Confer does many things well in this book. She provides a manageable read for newcomers to native, and specifically western Cherokee, history. The contents are complex, but not presented in an overly complicated fashion. Confer contextualizes her work in terms of Cherokee cultural worldviews and past experiences, and makes clear the reason why Indian Territory suddenly became important to Americans (North and South) during the conflict. She also clearly illustrates the long-term negative impact of the war in Indian Territory, and proves that this is a story that belongs in the larger history of the U.S. Civil War.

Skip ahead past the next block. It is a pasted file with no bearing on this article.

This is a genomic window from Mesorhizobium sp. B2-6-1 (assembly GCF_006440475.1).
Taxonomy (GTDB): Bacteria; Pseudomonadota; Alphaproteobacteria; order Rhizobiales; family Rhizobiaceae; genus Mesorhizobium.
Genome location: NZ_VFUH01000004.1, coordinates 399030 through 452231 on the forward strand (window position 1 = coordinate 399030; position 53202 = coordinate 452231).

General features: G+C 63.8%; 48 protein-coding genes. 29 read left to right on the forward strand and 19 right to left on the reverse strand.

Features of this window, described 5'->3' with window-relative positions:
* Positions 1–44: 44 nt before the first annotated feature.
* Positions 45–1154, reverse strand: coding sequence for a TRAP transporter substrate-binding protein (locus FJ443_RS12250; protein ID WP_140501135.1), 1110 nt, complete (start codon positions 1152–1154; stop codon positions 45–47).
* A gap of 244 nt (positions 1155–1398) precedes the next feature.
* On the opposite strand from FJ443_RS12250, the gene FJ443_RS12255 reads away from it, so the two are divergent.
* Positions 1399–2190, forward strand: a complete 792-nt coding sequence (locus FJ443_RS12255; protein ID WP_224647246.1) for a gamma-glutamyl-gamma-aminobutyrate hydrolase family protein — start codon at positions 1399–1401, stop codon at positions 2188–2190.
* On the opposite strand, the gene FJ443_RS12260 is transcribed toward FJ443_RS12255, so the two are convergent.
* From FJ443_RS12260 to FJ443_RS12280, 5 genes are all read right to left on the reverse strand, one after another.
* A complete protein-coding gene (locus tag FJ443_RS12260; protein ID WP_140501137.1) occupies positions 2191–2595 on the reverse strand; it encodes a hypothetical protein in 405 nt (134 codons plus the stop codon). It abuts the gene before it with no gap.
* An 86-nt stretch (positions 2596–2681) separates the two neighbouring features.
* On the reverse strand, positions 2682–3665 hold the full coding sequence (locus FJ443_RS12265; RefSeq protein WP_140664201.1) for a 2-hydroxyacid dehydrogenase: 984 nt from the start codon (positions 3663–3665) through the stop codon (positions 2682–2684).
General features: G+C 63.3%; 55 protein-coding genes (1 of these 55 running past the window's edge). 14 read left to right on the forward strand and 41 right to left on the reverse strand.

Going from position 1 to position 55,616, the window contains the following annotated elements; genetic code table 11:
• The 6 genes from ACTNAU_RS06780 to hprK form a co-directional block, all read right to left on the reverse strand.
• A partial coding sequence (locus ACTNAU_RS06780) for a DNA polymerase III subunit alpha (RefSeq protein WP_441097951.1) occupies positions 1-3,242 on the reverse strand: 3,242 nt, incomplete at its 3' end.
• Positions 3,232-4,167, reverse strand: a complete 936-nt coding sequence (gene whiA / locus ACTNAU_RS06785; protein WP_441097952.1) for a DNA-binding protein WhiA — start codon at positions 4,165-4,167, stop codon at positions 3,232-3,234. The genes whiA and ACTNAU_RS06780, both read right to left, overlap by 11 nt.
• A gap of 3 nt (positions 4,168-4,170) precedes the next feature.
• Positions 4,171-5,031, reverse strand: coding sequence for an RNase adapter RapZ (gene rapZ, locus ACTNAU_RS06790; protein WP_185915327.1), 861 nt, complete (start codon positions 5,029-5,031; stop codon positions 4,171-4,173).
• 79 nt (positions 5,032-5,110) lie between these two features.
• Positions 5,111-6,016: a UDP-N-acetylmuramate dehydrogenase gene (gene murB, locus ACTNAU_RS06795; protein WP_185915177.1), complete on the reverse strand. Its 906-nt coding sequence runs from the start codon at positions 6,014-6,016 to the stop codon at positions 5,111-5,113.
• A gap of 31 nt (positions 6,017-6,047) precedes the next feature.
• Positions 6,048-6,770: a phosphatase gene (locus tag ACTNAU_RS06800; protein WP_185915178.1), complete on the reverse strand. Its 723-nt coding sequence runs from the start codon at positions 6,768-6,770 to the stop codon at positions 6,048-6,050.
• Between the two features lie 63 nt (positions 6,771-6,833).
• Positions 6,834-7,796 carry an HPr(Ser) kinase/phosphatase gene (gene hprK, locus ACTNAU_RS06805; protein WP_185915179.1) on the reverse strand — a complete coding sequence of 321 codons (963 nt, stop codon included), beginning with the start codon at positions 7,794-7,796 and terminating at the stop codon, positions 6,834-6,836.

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If there is additional discussion of this review, you may access it through the network, at: https://networks.h-net.org/h-civwar.
Kristin M. Youngbull. Review of Confer, Clarissa W., The Cherokee Nation in the Civil War.
H-CivWar, H-Net Reviews.